Being an Olympic grade athlete is a lot of work. But not just work: it's discipline, sacrifice, and routine. Eating the right things at the right time, training on the track, training in the gym, proper rest and recovery, getting to sleep at the same time every night.
Eat, sleep, train, repeat. Years of preparation for ten seconds that can change your world.
It's much easier to stick to that way of life when you're surrounded by other athletes doing the same, pushing each other to work towards the dream, plugging in to all that collective energy.
When you go home it's a different story. The food, family, friends, it's a big challenge to create an Olympic lifestyle when you're not surrounded by other Olympians looking out for you, without a father figure like Eni Nuriani keeping close watch on you.
And some Indonesian athletes face a set of circumstances that mean they are up against it from the beginning.
Before he passed away in March 2020, former PASI chief Bob Hasan talked about Zohri's issues:
“We have doctors and nutritionists to check on the athletes," he told the Jakarta Post, "we’ve found some problems. Zohri, for example, our world champ, has had pinworms.”
“It happened because he did not wear shoes while he was back in his hometown and rarely washes his hands before eating.”
Pinworm is a type of roundworm, an intestinal parasite.
“If I eat vitamins or proteins while recovering from injury, the body doesn’t absorb them, as the worms eat them first,” Zohri told the Post.
From the end of March to the beginning of August Zohri was at home, training on the beach, looking after his own nutrition.
Then on the 11th of August he was called back to the country's capital to train along with 15 other athletes and 11 coaches.
When coach Eni got back together with Zohri and the other sprinters he was shocked.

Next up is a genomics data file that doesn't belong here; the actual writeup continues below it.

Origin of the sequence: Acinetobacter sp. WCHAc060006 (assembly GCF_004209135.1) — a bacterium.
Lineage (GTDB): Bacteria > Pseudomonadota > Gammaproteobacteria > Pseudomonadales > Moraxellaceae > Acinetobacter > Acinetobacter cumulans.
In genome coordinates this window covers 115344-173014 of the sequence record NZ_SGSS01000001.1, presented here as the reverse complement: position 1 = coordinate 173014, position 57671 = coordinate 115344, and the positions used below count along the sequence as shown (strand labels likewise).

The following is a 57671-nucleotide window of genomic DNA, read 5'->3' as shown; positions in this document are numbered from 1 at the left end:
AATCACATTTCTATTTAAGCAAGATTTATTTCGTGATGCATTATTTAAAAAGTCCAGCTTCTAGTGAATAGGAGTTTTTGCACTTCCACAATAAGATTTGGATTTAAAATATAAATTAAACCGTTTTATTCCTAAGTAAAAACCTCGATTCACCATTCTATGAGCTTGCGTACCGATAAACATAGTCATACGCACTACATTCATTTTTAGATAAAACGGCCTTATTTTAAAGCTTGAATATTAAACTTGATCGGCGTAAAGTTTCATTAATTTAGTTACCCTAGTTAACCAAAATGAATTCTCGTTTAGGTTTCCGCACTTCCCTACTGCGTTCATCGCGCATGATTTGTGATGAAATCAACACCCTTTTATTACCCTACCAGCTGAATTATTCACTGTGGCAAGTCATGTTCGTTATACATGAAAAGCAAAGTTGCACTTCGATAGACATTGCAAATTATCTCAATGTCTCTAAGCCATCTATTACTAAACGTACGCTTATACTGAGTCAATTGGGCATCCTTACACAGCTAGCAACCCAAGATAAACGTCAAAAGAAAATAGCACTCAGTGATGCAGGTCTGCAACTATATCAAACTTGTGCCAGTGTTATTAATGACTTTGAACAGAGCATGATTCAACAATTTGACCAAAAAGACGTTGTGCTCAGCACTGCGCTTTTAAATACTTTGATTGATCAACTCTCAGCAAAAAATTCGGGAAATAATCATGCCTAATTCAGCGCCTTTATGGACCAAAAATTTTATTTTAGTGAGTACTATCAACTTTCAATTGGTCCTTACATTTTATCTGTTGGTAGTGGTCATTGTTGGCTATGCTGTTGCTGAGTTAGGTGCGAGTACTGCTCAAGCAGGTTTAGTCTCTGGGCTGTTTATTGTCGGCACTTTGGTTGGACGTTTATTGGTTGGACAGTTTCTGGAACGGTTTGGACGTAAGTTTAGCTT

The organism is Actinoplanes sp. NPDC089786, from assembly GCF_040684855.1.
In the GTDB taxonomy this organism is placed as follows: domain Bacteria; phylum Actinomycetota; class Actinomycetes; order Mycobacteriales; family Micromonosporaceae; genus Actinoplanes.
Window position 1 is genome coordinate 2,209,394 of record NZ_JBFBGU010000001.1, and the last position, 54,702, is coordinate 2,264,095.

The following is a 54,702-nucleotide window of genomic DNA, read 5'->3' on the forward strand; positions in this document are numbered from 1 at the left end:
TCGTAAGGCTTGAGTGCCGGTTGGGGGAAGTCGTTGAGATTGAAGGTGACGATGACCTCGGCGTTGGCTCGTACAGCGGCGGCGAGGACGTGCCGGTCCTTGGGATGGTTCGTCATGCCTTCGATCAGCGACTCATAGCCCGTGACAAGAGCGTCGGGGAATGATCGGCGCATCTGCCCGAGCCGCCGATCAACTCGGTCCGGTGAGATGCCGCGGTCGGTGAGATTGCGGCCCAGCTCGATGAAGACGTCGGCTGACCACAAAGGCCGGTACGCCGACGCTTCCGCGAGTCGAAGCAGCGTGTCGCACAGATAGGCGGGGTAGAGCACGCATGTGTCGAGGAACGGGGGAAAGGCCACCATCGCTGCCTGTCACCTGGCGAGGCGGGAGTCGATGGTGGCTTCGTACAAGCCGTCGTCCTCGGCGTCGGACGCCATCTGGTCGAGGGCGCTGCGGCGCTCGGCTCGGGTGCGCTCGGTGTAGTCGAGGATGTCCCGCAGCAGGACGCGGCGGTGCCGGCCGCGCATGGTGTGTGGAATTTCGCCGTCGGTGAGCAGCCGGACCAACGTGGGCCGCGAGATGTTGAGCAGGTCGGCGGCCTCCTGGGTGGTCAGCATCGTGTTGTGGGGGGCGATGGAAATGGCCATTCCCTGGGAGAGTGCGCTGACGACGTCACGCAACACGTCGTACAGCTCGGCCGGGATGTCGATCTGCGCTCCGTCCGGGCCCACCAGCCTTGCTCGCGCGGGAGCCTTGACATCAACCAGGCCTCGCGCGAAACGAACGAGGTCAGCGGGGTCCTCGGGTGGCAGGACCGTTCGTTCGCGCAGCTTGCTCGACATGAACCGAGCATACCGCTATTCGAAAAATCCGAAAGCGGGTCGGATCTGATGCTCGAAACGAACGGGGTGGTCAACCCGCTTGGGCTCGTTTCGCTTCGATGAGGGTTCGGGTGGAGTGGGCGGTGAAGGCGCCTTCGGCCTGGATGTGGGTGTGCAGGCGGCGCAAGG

"It turns out that the programs given to the regions could not be fully implemented," Eni told Detik Sport, "so when we arrived here (the Madya Stadium) many were lacking."
"Automatically the training program has to be started all over again such as strengthening, technique. 'How come you forgot how to run?'. That's what they said when they first practiced together."
It was clear that Zohri had lost a lot of muscle mass too, which is essential in sprinters.
But all is not lost.
Now that Zohri and the other athletes are back in Jakarta, they no longer live in PB PASI's dormitory in the Permata Hijau area of the city, they now stay at the Atlet Century Hotel, Senayan, which means there are fewer people and less contact during the COVID-19 pandemic.
The acting chairman of PASI, Zacky Anwar Makarim, says that nutrition is being better monitored.
"We do strict supervision as much as possible," said Zacky in a message to Detik Sport, the hotel where the athletes are staying also provides food: "meat, chicken, white rice, vermicelli, five kinds of fruit and fruit soup," athletics manager Mustara Musa confirmed.
Eni sees positive signs with strengthening improving and a routine emerging. And with Tokyo 2020 now set for 2021, Zohri saw the postponement as an opportunity, telling Republika:
“It’s okay to postpone, so I also have plenty of time to prepare.”
Zohri will now be 21 rather than 20 at the Tokyo Games, an extra year to get stronger, fitter and faster. So when might we see Indonesia's champ race again?
"It is possible that in March next year there will be more competitions," Eni tells the Jakarta Post, "there is also an Athletic Relay Championship which is scheduled for next year."
The races can't come too soon, Indonesia is ready to be inspired once more, perhaps now more than ever.